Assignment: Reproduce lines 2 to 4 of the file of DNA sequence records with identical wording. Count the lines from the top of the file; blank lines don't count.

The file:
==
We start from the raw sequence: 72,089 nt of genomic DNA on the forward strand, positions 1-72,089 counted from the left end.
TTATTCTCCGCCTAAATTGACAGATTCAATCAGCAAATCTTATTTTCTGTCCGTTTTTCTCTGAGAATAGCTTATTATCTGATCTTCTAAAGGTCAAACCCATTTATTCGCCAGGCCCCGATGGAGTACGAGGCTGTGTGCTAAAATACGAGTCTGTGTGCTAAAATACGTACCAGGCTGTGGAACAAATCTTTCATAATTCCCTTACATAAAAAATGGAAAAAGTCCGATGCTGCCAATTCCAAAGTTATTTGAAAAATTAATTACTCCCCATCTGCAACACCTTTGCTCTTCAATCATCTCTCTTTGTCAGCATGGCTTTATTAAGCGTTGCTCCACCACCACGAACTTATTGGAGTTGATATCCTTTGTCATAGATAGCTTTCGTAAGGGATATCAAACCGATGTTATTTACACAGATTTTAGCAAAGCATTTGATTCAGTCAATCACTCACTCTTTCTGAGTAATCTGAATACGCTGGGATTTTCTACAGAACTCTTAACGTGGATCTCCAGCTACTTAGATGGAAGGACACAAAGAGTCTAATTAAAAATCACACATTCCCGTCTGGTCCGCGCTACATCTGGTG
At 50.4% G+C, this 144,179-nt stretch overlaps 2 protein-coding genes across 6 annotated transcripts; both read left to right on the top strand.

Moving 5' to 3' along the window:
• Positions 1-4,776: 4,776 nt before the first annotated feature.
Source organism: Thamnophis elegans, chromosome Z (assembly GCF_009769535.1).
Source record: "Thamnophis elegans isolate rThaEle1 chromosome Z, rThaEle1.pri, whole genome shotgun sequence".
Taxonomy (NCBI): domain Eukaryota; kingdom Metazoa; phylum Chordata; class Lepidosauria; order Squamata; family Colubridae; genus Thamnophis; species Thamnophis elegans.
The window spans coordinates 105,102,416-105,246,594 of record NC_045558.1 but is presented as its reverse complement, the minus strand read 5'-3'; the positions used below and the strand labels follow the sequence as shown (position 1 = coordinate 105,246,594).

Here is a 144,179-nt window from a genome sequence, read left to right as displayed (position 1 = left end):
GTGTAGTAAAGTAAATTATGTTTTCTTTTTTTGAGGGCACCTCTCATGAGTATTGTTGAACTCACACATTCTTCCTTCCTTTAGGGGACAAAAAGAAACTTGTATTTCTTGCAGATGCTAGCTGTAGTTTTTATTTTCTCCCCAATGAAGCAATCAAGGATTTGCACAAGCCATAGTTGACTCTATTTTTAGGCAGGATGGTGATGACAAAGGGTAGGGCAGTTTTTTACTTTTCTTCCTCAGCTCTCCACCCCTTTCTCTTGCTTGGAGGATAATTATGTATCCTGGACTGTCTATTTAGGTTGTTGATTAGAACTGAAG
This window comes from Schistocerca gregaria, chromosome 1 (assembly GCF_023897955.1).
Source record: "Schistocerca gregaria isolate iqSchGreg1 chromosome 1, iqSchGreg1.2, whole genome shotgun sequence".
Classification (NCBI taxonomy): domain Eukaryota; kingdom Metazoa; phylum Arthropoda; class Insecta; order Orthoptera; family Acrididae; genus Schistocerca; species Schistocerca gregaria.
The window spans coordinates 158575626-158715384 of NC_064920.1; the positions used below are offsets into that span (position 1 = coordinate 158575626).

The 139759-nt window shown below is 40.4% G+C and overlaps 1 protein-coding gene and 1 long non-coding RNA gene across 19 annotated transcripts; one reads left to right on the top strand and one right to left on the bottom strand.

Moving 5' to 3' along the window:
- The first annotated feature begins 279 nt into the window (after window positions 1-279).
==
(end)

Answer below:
TTATTCTCCGCCTAAATTGACAGATTCAATCAGCAAATCTTATTTTCTGTCCGTTTTTCTCTGAGAATAGCTTATTATCTGATCTTCTAAAGGTCAAACCCATTTATTCGCCAGGCCCCGATGGAGTACGAGGCTGTGTGCTAAAATACGAGTCTGTGTGCTAAAATACGTACCAGGCTGTGGAACAAATCTTTCATAATTCCCTTACATAAAAAATGGAAAAAGTCCGATGCTGCCAATTCCAAAGTTATTTGAAAAATTAATTACTCCCCATCTGCAACACCTTTGCTCTTCAATCATCTCTCTTTGTCAGCATGGCTTTATTAAGCGTTGCTCCACCACCACGAACTTATTGGAGTTGATATCCTTTGTCATAGATAGCTTTCGTAAGGGATATCAAACCGATGTTATTTACACAGATTTTAGCAAAGCATTTGATTCAGTCAATCACTCACTCTTTCTGAGTAATCTGAATACGCTGGGATTTTCTACAGAACTCTTAACGTGGATCTCCAGCTACTTAGATGGAAGGACACAAAGAGTCTAATTAAAAATCACACATTCCCGTCTGGTCCGCGCTACATCTGGTG
At 50.4% G+C, this 144,179-nt stretch overlaps 2 protein-coding genes across 6 annotated transcripts; both read left to right on the top strand.

Moving 5' to 3' along the window: